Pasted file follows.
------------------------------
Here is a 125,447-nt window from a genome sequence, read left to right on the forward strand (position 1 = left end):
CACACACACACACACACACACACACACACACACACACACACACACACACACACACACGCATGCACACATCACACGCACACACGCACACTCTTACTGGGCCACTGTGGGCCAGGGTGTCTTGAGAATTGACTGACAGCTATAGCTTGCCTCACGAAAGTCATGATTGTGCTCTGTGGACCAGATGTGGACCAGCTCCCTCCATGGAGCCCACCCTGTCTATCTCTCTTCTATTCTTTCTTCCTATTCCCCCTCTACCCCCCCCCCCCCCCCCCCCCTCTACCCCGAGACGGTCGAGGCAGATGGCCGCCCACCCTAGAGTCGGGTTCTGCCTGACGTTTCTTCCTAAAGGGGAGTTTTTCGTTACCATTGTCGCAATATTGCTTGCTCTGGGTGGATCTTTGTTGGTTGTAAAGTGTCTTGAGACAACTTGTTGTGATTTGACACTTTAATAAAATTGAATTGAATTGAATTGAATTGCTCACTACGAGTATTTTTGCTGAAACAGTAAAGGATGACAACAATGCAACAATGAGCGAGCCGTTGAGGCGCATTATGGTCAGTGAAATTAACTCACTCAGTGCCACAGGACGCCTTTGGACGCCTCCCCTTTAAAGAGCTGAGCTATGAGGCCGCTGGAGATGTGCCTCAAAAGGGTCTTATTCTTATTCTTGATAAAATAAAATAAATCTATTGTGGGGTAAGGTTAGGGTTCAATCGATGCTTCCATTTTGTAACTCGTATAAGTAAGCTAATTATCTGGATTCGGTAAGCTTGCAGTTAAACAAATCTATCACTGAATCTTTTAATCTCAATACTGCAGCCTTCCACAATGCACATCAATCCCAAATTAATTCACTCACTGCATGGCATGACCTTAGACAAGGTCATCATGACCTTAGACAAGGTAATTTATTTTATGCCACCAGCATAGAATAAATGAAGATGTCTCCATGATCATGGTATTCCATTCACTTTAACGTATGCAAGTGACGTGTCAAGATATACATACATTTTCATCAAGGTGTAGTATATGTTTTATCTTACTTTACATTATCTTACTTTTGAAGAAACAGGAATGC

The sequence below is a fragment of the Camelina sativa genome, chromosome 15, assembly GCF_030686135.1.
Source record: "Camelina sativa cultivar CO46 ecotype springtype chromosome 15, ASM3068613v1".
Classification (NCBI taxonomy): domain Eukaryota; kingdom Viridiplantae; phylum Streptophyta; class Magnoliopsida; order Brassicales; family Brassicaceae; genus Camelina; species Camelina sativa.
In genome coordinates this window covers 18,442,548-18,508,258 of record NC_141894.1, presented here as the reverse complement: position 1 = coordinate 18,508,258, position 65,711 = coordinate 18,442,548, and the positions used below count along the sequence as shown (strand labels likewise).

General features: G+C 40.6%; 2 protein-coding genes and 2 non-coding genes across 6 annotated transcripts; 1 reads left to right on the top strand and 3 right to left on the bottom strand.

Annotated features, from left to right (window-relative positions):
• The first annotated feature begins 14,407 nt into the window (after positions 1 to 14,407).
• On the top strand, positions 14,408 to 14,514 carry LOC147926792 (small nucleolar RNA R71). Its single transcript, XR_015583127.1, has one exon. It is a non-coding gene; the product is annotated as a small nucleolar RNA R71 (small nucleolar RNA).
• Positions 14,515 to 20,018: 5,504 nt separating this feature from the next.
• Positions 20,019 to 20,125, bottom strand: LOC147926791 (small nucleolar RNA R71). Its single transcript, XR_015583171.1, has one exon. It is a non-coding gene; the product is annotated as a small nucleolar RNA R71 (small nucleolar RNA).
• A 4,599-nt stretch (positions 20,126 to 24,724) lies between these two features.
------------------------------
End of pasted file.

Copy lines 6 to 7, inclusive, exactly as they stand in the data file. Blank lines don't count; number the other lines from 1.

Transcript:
In genome coordinates this window covers 18,442,548-18,508,258 of record NC_141894.1, presented here as the reverse complement: position 1 = coordinate 18,508,258, position 65,711 = coordinate 18,442,548, and the positions used below count along the sequence as shown (strand labels likewise).

General features: G+C 40.6%; 2 protein-coding genes and 2 non-coding genes across 6 annotated transcripts; 1 reads left to right on the top strand and 3 right to left on the bottom strand.